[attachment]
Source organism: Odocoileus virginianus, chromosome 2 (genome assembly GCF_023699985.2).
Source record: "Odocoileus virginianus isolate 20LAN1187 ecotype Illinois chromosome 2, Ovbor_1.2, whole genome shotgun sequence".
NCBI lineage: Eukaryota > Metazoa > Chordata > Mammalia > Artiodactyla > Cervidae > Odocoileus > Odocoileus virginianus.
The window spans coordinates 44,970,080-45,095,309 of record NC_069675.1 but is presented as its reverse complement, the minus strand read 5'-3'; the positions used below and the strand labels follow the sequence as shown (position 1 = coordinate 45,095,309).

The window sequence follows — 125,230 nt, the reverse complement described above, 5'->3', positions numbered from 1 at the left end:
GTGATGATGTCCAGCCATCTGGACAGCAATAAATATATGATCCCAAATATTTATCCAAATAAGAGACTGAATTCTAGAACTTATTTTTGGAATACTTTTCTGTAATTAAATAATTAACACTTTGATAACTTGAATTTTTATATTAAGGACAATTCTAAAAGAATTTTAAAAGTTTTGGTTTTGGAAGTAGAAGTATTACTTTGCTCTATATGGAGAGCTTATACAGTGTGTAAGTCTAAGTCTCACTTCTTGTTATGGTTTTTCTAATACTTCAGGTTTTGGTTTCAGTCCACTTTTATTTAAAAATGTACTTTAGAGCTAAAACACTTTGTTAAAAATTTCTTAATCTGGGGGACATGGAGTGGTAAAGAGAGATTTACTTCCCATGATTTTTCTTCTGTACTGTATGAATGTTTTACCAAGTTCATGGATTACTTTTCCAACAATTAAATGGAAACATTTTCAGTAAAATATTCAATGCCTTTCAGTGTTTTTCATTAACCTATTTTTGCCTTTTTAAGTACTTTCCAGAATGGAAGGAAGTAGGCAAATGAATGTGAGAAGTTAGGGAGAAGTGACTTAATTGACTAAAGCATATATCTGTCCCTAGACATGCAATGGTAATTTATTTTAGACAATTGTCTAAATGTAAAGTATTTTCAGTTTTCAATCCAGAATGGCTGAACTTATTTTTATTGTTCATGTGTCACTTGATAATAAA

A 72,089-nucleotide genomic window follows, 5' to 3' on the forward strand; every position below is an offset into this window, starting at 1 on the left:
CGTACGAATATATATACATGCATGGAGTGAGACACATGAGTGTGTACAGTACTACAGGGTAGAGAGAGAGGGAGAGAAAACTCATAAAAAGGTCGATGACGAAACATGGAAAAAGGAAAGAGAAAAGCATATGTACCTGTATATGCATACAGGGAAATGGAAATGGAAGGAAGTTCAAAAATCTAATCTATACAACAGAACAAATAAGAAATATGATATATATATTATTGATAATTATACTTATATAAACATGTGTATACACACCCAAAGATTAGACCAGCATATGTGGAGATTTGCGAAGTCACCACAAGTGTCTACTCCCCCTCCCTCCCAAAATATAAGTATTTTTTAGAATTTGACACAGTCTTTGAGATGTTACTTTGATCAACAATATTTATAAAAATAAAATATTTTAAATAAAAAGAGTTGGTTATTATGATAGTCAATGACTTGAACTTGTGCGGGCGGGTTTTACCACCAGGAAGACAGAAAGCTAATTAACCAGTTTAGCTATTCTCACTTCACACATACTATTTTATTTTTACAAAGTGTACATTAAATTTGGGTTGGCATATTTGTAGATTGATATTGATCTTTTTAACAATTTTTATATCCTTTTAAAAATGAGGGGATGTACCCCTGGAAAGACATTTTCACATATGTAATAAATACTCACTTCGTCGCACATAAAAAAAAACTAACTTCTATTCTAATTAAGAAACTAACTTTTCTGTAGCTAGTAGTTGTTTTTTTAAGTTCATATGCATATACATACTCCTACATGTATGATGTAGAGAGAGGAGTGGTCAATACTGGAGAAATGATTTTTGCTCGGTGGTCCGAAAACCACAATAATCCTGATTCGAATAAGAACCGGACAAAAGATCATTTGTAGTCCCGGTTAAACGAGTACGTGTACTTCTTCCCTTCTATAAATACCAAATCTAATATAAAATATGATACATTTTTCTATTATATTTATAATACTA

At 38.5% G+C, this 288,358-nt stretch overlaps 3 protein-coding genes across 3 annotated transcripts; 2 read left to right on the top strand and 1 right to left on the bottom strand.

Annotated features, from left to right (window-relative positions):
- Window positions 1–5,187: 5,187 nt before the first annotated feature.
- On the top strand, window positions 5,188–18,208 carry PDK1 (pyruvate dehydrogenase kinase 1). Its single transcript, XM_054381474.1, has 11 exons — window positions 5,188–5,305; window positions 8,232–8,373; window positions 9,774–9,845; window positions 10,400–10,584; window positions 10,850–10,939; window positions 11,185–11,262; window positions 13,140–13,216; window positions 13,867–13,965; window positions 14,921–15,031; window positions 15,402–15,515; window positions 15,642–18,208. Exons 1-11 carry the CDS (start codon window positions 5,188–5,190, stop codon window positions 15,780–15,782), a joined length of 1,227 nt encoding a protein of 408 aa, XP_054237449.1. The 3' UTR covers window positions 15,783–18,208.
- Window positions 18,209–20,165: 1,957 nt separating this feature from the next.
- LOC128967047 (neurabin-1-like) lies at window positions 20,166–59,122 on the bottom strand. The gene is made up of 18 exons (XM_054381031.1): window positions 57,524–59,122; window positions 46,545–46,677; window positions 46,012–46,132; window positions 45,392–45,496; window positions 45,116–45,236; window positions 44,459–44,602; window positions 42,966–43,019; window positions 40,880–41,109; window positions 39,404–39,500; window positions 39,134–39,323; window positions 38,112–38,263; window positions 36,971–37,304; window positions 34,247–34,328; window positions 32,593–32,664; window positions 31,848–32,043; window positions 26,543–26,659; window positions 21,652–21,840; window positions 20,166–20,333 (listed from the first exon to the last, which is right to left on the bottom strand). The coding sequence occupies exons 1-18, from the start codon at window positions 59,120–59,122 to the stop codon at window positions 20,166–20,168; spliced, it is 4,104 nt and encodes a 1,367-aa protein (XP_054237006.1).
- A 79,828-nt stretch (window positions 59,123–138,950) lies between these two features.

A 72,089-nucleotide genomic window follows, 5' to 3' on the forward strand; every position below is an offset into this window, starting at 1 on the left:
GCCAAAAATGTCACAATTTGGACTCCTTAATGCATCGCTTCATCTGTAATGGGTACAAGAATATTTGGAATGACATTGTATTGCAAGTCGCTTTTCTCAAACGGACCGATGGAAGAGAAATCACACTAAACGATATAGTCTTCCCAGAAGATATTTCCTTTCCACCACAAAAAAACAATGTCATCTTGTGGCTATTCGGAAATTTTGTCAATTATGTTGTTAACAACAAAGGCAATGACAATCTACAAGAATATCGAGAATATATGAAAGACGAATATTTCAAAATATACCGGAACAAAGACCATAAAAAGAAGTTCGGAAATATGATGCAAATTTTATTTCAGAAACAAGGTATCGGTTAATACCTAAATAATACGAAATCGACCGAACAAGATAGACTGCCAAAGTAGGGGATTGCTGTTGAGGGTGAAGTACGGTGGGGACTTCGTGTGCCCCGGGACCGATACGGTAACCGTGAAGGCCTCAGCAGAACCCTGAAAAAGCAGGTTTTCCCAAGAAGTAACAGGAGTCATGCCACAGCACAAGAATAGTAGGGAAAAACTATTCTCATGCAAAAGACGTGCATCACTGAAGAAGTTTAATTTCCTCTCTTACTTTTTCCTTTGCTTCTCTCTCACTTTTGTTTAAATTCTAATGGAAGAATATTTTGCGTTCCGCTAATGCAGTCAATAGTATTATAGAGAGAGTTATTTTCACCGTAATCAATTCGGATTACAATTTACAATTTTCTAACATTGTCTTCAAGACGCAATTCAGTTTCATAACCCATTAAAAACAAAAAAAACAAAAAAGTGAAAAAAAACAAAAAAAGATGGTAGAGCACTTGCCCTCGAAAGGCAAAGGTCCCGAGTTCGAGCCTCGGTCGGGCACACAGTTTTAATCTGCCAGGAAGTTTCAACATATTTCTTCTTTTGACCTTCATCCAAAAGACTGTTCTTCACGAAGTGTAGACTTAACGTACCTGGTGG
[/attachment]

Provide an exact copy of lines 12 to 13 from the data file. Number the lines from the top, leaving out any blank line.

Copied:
- On the top strand, window positions 5,188–18,208 carry PDK1 (pyruvate dehydrogenase kinase 1). Its single transcript, XM_054381474.1, has 11 exons — window positions 5,188–5,305; window positions 8,232–8,373; window positions 9,774–9,845; window positions 10,400–10,584; window positions 10,850–10,939; window positions 11,185–11,262; window positions 13,140–13,216; window positions 13,867–13,965; window positions 14,921–15,031; window positions 15,402–15,515; window positions 15,642–18,208. Exons 1-11 carry the CDS (start codon window positions 5,188–5,190, stop codon window positions 15,780–15,782), a joined length of 1,227 nt encoding a protein of 408 aa, XP_054237449.1. The 3' UTR covers window positions 15,783–18,208.
- Window positions 18,209–20,165: 1,957 nt separating this feature from the next.